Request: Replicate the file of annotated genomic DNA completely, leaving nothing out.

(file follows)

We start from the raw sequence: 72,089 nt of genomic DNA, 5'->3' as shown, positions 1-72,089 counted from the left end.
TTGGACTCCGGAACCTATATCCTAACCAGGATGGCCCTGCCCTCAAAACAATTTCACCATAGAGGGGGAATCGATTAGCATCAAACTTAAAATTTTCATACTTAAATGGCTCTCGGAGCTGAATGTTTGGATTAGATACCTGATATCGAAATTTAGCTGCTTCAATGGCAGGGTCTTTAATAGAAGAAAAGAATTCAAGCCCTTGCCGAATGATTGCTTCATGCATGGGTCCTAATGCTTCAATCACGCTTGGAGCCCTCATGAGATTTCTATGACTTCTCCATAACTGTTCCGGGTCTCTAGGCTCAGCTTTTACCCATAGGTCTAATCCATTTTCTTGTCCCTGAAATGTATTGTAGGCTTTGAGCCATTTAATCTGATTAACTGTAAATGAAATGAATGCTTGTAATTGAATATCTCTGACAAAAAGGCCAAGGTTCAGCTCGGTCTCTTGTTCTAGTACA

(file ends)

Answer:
We start from the raw sequence: 72,089 nt of genomic DNA, 5'->3' as shown, positions 1-72,089 counted from the left end.
TTGGACTCCGGAACCTATATCCTAACCAGGATGGCCCTGCCCTCAAAACAATTTCACCATAGAGGGGGAATCGATTAGCATCAAACTTAAAATTTTCATACTTAAATGGCTCTCGGAGCTGAATGTTTGGATTAGATACCTGATATCGAAATTTAGCTGCTTCAATGGCAGGGTCTTTAATAGAAGAAAAGAATTCAAGCCCTTGCCGAATGATTGCTTCATGCATGGGTCCTAATGCTTCAATCACGCTTGGAGCCCTCATGAGATTTCTATGACTTCTCCATAACTGTTCCGGGTCTCTAGGCTCAGCTTTTACCCATAGGTCTAATCCATTTTCTTGTCCCTGAAATGTATTGTAGGCTTTGAGCCATTTAATCTGATTAACTGTAAATGAAATGAATGCTTGTAATTGAATATCTCTGACAAAAAGGCCAAGGTTCAGCTCGGTCTCTTGTTCTAGTACA